Meanwhile, I haven’t been training five times a week like many serious runners (I’ve been too busy with kickboxing, as of late), I definitely don’t have the body of a runner (the friction caused by large thighs doesn’t exactly bode well for your speed), and it’s an activity I’ve been doing seriously for less than a year, so I’m still very much a newbie in comparison to many of the other participants in the local races I’ve completed thus far.

But as I was sluggishly making my way through the second half of the race this weekend, I realized just how brutal my inner thoughts can be. After I realized that I blew my chances of setting a new PR, and that I wasn’t at all prepared to recover the way I could have if I had trained properly, I launched into a mental tirade of insults that I would never, ever say to someone else. Things like:

“See? You are too fat to run.”

“This is what you get for being lazy and not training enough.”

“You have no right to be out here with all the real runners.”

“Running is clearly not your thing.”

“Give it up already.”

Granted, I walked away with the second place medal for my age group (25-29), but it was only because each racer is only entitled to one award, and the first and second place finishers overall happened to be in their late twenties. I actually came in fourth…and don’t think it was lost on me that there were only a handful of runners in my age group participating in the race.

It’s always discouraging to fall short of your own expectations. Believe me, I should know. But I’m genuinely saddened that a matter of seconds tacked onto my finish time can make me feel like such a failure. I couldn’t manage to give myself credit just for participating in the race, or even for taking home a medal. I couldn’t see the situation logically, and realize that this was the first 5K I’ve run since last November, and yeah, maybe I’m a little rusty.

And maybe, just maybe, I let my negative mindset get the best of me this time.

If I’m going to be perfectly honest here, I’ll admit that I’ve thought of quitting running more than once. It’s hard. It doesn’t come naturally to me. There’s lingo to learn, from pronation to fartlek to cadence. There are intense, structured training programs to follow for everything from improving your per-mile time to building the stamina to complete a longer race, like a 10K or half-marathon.

I know I have a long road ahead if I’m going to work on getting faster and improving my performance on race day. There are plenty of other activities that I love, from kickboxing to biking, and I could easily just go back to jogging recreationally from time to time and never register for another 5K again.

But I just can’t bring myself to quit. That’s always been my MO. When the going got tough, I got the hell out of there. When I couldn’t be number one, I decided it wasn’t worth doing.

I may not be “at goal,” but after nearly five years, I still haven’t quit on my new healthy lifestyle…and I will not give up on running.

There’s part of me that’s still overwhelmed with pride when I cross that finish line…even if my per-mile time isn’t worth celebrating. I often wonder if I’m drawn to running simply because it was never something I was physically capable of doing. There’s still that little second grader somewhere inside me who always came in dead last on the mile in gym class, or that high school kid who used to scoff at the athletes and wonder why anyone would choose to put their body through the discomfort of physical activity when they could be relaxing at home in front of the television.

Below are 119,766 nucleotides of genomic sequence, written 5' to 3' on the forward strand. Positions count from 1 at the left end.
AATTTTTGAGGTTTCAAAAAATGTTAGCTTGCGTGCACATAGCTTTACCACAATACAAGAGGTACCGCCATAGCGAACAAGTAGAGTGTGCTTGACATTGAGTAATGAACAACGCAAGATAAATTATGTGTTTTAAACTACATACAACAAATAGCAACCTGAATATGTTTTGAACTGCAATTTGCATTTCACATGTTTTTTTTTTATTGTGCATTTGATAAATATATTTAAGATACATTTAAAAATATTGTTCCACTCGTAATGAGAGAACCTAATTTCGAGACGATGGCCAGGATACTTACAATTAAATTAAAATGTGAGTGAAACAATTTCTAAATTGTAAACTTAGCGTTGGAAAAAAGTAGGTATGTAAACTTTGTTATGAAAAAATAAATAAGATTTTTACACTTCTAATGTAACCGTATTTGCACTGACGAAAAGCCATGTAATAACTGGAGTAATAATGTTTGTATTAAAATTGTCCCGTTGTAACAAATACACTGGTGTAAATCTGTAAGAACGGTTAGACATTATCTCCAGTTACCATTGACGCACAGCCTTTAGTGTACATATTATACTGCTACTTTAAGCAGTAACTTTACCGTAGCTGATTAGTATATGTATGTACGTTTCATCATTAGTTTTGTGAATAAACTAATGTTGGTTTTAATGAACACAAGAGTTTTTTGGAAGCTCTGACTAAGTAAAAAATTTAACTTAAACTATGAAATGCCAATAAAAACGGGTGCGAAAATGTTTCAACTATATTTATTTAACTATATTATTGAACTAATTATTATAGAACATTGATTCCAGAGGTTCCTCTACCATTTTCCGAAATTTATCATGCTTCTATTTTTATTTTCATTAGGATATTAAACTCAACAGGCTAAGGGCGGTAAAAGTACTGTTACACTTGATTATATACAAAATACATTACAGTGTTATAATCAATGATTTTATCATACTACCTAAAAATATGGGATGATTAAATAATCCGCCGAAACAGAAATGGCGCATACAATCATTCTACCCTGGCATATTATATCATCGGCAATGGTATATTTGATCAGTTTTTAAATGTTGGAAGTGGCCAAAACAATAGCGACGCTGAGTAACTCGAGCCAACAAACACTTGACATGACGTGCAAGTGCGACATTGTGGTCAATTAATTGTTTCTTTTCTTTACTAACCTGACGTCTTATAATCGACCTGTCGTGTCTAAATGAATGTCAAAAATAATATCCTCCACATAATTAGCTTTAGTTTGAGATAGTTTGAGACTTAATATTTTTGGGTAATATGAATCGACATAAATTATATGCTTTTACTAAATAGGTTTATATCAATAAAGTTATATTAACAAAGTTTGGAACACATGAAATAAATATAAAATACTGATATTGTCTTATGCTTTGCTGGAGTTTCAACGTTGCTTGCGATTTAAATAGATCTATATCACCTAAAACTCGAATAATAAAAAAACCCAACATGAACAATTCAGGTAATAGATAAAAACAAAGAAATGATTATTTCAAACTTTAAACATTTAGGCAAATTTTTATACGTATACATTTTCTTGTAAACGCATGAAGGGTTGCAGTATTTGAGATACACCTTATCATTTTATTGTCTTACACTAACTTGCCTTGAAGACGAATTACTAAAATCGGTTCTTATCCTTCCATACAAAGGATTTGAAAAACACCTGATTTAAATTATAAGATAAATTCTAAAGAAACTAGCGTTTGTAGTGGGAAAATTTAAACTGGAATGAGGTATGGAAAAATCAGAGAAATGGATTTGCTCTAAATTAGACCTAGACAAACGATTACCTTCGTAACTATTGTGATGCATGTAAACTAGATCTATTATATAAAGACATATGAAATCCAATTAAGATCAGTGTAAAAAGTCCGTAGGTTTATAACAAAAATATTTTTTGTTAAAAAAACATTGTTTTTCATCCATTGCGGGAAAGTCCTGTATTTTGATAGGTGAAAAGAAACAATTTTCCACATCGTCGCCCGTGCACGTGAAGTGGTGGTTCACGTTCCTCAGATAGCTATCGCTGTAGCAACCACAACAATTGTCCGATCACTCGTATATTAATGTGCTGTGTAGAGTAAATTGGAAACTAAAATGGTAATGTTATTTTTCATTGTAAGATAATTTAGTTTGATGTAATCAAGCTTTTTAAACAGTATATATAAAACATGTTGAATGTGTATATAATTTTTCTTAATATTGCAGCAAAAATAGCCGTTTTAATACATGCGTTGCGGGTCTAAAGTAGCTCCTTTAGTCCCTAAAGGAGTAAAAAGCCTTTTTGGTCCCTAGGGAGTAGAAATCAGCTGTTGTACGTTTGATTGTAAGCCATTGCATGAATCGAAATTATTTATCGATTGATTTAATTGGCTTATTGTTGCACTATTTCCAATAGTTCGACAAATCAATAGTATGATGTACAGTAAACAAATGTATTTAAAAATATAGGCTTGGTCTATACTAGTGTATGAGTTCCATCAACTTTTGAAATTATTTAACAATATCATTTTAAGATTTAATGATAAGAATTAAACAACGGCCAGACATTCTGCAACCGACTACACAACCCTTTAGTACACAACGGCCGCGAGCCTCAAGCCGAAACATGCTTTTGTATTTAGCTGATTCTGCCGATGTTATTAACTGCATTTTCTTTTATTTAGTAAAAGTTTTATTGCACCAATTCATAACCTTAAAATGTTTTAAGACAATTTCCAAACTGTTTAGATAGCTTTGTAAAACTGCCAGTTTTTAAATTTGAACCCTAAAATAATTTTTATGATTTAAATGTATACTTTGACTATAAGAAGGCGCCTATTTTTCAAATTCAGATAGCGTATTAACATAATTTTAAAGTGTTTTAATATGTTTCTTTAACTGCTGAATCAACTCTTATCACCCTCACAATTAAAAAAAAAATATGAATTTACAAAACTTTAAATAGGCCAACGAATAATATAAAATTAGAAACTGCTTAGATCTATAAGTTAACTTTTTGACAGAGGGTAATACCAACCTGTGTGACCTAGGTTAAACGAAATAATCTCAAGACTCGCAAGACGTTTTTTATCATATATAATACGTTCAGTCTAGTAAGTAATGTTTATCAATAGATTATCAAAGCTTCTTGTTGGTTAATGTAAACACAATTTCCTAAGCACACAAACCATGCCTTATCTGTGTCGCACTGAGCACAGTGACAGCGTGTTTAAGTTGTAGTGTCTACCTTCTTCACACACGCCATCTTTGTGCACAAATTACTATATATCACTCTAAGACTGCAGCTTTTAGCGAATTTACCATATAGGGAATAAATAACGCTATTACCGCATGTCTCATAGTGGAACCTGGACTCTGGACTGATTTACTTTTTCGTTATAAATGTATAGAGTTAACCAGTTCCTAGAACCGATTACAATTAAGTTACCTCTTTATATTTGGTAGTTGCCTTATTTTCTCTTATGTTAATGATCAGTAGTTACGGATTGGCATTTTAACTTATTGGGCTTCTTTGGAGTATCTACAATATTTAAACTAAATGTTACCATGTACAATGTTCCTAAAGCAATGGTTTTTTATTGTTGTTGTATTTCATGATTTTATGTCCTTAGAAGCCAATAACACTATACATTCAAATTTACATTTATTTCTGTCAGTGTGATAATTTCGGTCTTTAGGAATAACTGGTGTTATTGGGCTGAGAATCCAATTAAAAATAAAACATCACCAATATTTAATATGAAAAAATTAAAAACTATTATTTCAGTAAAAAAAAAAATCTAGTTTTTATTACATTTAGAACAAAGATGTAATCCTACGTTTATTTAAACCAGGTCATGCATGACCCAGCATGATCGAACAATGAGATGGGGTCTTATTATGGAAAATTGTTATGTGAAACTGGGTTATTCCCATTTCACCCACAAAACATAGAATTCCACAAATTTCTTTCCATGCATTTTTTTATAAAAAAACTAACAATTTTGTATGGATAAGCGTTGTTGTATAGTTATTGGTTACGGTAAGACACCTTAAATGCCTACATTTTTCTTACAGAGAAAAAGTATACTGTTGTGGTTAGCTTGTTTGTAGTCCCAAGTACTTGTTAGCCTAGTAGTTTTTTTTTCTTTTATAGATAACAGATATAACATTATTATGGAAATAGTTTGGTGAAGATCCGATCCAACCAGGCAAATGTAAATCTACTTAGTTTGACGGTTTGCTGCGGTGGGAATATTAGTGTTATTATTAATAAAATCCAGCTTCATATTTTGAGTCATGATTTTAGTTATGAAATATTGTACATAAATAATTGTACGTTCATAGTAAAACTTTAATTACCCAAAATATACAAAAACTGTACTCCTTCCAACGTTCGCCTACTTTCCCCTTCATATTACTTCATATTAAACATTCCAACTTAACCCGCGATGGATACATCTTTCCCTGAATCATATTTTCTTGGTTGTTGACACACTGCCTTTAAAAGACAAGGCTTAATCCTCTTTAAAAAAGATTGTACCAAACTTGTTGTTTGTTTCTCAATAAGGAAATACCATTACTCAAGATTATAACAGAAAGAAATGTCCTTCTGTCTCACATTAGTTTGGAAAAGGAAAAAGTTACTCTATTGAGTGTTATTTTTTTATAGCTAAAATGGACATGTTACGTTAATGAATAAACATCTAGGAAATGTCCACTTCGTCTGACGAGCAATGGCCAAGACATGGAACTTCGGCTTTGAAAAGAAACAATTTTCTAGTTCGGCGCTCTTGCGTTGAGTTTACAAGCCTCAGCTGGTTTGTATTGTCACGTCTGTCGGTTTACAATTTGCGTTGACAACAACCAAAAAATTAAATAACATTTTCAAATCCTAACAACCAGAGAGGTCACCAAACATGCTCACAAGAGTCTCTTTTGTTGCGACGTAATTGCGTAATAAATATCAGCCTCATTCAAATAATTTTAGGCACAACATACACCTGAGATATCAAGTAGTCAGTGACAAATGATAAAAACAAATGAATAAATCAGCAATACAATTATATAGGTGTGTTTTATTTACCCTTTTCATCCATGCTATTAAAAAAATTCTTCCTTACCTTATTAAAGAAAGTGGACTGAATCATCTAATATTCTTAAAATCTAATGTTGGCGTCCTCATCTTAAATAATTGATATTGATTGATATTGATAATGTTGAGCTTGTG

I may never be the fastest runner. But there’s a part of me who wants to continue running simply because I can. Ever since that first time I hesitantly and awkwardly picked up my pace on the treadmill from a steady walk to a slow jog, running has always symbolized the end of the old me.

I just feel as though my key to becoming a better runner will have less to do with tempo runs and more to do with finally silencing my inner critic. I have got to stop berating and insulting myself. I have to stop tearing myself apart for failing to meet my own impossible demands — I mean, did I really expect to magically have the ability to run an eight-minute mile?

I have to find the strength to accept my best efforts.

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The Beginning of the End

First, I want to wish everyone a happy new year, and apologize for the brief hiatus I’ve taken from my blog.

I’d like to brush off my absence with a simple “oops, I’ve been busy,” which is certainly true, but the good news is that I have been preoccupied making some much-needed overhauls to my life. With just a few major victories tossed in!

First and foremost, I finally summoned the courage to walk away from a part-time job that had become physically and mentally draining. Yes, I know this technically makes me a quitter, but the whole reason I accepted a 5:30am shift working the desk at a local gym is, quite frankly, I doubted my ability to financially succeed as a writer so much that I was willing to sacrifice my social life, my sleep, and my sanity for the sake of having a few extra bucks in my bank account each month.

The truth is that a few months ago I became tired of just peering over the edge of my dreams — I needed to take a leap of faith. And committing myself to my writing career wholly and completely seemed to be the solution. I couldn’t be happier with my decision.

In fact, several weeks ago I found the courage to pitch a story idea to one of my dream magazines — a national health/fitness publication — and after lots of follow-up e-mails, I actually landed the assignment! I intend to let this victory become a turning point in my career — it’s time to have faith in my abilities as a writer.